Conceptual Old Lawyers Ideals, In Modern Light

1022 words - 5 pages

Since America’s inception, lawyers were perceived as public-servants encompassing a humble lifestyle. Notable lawyers such as Abraham Lincoln were political figures whose aspiration it was to serve communities and make an effort for a positive change. This notion was slowly altered as corporations began to form and corporate law firms emerged. The lucrative business of law grew and the perception of veracious, hard-working lawyers slowly transitioned into a negative one. Contemporary legal dramas such as Suits mark a shift in how corporate lawyers are perceived and create an alternative reality, showing corporate lawyers performing their job at the highest ethical integrity while addressing current political issues. Suits is a fictional drama set in the heart of New York. The protagonists of the show are two corporate lawyers Harvey Specter, a notable Harvard Law graduate, and Michael Ross, a law-prodigy.
The show depicts lawyers walking around in thousand-dollar suits, dining in exclusive restaurants, and flying to cities in private jet airplanes, illusive to the reality of their intact moral code. Corporate America has negatively influenced how lawyers are perceived. Capitalism creates a drive for competition, and innovation. Lawyers defend cooperation who are controlled by modern-day tycoons who implement high-pressure among lawyers. The lucrative business of corporations wanting to excel will go to great lengths to continue with their economic supremacy, which eventually creates ethical dilemmas among lawyers and disdain their reputation. Contrary to popular American culture of lawyers, Suits argues this claim and shows lawyers in a different light, where lawyers aren’t at the mercy of cooperation’s will and practice law with a high ethical code.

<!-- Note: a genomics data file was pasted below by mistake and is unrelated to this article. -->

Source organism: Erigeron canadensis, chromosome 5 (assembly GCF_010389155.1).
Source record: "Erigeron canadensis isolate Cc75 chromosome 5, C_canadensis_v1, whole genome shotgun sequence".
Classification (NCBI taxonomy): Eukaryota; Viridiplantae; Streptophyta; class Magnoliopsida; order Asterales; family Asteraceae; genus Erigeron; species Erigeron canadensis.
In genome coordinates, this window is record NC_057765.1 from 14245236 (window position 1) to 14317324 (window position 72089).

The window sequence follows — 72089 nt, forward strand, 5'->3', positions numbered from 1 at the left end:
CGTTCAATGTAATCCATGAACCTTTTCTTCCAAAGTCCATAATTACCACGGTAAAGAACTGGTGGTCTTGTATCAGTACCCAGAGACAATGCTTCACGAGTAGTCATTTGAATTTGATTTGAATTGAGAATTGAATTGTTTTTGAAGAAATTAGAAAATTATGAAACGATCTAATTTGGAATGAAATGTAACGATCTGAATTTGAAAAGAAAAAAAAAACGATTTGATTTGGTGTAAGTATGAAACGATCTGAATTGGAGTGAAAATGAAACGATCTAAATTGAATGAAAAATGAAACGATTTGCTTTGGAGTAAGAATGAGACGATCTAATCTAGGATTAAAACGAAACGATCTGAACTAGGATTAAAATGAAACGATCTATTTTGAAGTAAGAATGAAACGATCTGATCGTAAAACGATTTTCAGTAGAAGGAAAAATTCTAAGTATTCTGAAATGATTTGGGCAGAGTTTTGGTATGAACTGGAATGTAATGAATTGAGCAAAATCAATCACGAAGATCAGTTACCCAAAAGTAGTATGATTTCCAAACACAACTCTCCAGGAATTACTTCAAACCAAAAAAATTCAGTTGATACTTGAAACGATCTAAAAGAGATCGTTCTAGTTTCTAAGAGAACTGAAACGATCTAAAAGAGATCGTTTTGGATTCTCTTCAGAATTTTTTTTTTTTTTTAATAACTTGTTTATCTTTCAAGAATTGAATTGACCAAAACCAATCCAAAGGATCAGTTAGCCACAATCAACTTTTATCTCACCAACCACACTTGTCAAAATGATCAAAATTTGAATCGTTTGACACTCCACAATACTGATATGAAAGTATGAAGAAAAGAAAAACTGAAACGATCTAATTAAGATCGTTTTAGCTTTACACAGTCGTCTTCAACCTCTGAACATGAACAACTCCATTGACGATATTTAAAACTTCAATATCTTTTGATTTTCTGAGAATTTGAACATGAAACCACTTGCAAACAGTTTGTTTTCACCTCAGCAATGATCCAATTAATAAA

Harvey Specter is the best lawyer in New York City and is well-known for his high ethical standards. When confronted with a law-suit for a company’s defective car manufacturing that resulted in the death of ten people, Harvey defended these allegations and argued in favor of the car company. Years later he discovers memos that reveal the company’s knowledge of their faulty manufacturing, and seeks both justice and compensation for the families' suffering. Although he could have overlooked the issue, he jeopardized his credibility, went against his own employer and fought for the affected families. He tried talking directly to the CEO of the company and stated, “If you don’t make it right on your own, I will” demonstrating Harvey’s conviction to follow his ethical morality and fight for unrepresented victims. In another instance a district attorney used false evidence to convict a man for murder, and was sentenced for a life term. When Harvey uncovered this situation he went against the district attorney who was his own mentor and sought justice for the man in prison. As a corporate lawyer Harvey did not need to involve himself in a civil-suits but as a justice-seeking man he evades all opposition...

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